Ofer - Minors, Remand Extension
Translation: Marganit W.
Conversations in the yard
Quite often the remand extension hearings are conducted like a conveyor belt: the defense attorneys ask for postponements (so they can negotiate with the prosecution for a plea bargain). We are not allowed to report on hearings of underage detainees. So instead we sit outside and have long chats with family members who have come to attend the hearings.
We hear first hand about nightly raids by the army, that always include turning the house upside down [We are often asked: why are they doing it?], about kids arrested near their school after the soldiers have arrived there to create a provocation, about nostalgia for the days before the building of the separation wall, when Palestinians could still work in Israel or just go for a visit.
When we talk to Palestinians from the camps of Jilasoun or Daheishe, we inquire from where their families were expelled in 1948.
Quite often the families ask for our help: they want us to attend the hearings, perhaps talk to the judge. In fact, the Palestinians know full well that we can’t really do anything, but there is always some expectation: after all we are Israelis (and we can’t forget for a moment that we are part of the oppressing side of the equation). It is sad to note the Palestinians’ hope against hope that the court will realize that the allegations are trumped up, that the kid would be allowed to go back to school, that the man was only trying to earn a living to support his family: a hope that the court will not rescind the work permit of a detainee – after all this is a court of justice!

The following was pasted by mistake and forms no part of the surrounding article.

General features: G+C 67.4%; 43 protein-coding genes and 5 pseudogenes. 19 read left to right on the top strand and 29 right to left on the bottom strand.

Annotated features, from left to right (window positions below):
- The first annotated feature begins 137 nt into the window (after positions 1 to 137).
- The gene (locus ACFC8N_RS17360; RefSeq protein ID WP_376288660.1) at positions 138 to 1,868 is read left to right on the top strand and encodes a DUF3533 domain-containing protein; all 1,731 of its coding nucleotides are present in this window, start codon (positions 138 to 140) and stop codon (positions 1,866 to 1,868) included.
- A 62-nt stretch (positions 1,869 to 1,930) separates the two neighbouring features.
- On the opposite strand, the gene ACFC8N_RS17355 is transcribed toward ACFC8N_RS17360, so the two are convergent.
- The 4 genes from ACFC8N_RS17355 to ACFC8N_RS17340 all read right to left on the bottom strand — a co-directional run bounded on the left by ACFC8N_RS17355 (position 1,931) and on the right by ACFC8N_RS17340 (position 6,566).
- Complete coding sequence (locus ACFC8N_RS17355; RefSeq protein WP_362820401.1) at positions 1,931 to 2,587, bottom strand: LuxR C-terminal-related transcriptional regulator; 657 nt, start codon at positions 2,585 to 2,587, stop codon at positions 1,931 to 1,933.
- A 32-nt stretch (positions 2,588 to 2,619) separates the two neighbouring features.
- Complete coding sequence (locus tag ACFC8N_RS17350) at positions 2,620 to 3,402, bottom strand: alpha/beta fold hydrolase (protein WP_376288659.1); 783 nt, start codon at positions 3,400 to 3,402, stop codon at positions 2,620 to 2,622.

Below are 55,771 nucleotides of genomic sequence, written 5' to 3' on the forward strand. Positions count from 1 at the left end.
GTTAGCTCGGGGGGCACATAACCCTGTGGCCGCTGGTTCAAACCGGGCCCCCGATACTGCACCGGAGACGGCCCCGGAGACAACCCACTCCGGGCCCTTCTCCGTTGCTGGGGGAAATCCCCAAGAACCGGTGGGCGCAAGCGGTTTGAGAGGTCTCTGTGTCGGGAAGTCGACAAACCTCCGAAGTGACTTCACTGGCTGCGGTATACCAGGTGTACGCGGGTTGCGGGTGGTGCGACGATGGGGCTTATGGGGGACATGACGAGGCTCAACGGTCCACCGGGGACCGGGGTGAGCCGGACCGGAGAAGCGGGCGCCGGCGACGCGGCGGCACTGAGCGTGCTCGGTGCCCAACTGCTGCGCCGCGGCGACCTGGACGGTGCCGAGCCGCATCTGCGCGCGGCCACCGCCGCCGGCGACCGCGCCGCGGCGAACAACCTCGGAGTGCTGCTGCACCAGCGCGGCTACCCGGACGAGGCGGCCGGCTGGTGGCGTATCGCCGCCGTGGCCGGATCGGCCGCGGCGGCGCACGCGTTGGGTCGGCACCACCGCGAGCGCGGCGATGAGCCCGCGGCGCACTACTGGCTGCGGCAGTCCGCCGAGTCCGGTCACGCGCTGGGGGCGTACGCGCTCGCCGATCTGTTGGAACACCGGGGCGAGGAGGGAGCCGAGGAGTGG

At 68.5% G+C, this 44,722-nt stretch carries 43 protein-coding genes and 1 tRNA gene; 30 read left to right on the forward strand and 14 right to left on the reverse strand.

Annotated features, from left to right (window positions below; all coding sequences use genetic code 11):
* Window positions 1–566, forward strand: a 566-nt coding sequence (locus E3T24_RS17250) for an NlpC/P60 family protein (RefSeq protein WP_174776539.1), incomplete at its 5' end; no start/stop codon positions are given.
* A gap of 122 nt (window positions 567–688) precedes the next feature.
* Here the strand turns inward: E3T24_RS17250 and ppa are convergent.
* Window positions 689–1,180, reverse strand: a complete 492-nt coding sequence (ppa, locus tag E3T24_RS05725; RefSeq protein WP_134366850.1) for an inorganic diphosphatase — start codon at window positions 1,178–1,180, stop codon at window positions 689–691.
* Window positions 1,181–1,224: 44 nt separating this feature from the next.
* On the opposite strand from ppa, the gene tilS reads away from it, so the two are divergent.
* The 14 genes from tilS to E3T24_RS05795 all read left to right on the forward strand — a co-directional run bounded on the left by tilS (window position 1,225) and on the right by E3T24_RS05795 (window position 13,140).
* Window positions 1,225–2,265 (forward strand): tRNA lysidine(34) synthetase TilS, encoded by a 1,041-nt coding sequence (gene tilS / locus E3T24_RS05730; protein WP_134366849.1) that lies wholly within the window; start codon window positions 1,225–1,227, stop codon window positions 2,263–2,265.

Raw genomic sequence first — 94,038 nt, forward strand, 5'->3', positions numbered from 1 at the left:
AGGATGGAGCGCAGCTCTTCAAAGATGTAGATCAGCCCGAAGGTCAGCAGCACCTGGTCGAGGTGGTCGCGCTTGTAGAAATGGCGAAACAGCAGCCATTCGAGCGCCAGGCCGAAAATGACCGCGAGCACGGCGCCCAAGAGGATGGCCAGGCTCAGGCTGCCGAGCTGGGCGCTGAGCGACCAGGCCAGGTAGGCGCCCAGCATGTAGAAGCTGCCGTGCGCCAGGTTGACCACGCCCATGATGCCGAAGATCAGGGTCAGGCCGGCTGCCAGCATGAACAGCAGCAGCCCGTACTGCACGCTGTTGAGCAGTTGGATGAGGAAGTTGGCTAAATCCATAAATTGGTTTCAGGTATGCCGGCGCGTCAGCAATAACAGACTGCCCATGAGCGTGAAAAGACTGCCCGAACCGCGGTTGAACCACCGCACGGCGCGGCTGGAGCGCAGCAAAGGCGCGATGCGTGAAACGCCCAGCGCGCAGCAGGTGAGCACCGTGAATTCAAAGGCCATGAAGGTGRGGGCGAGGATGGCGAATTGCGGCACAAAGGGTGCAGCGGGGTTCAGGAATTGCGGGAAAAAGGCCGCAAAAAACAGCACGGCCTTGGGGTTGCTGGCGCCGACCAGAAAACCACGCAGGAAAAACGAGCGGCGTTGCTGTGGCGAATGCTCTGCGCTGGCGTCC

We encounter new situation every day. For example, today we met a mother who had been waiting for her son’s hearing since morning. When we left at five, she was still waiting. Her hand was bandaged and in a sling. She explained that the previous day she had slipped on broken glass at home, was taken to hospital and underwent surgery. And yet she insisted on being released from hospital so she could come to court: her son was arrested a week ago and she had to see him. She was in great pain, but of course she was not allowed to bring her painkillers into court.
It is always heartwarming to see the love that these families pour for their detained loved ones when they see them in court. They always show up, barely listen to the prosecution’s charges, trying only to glean some information from their loved ones about the condition of their detention.
The family members are quickly ushered out of the court because, “This is not a visit!” – but for them this is definitely a substitute for a visit, especially since many Palestinians are refused permission to visit the prisons.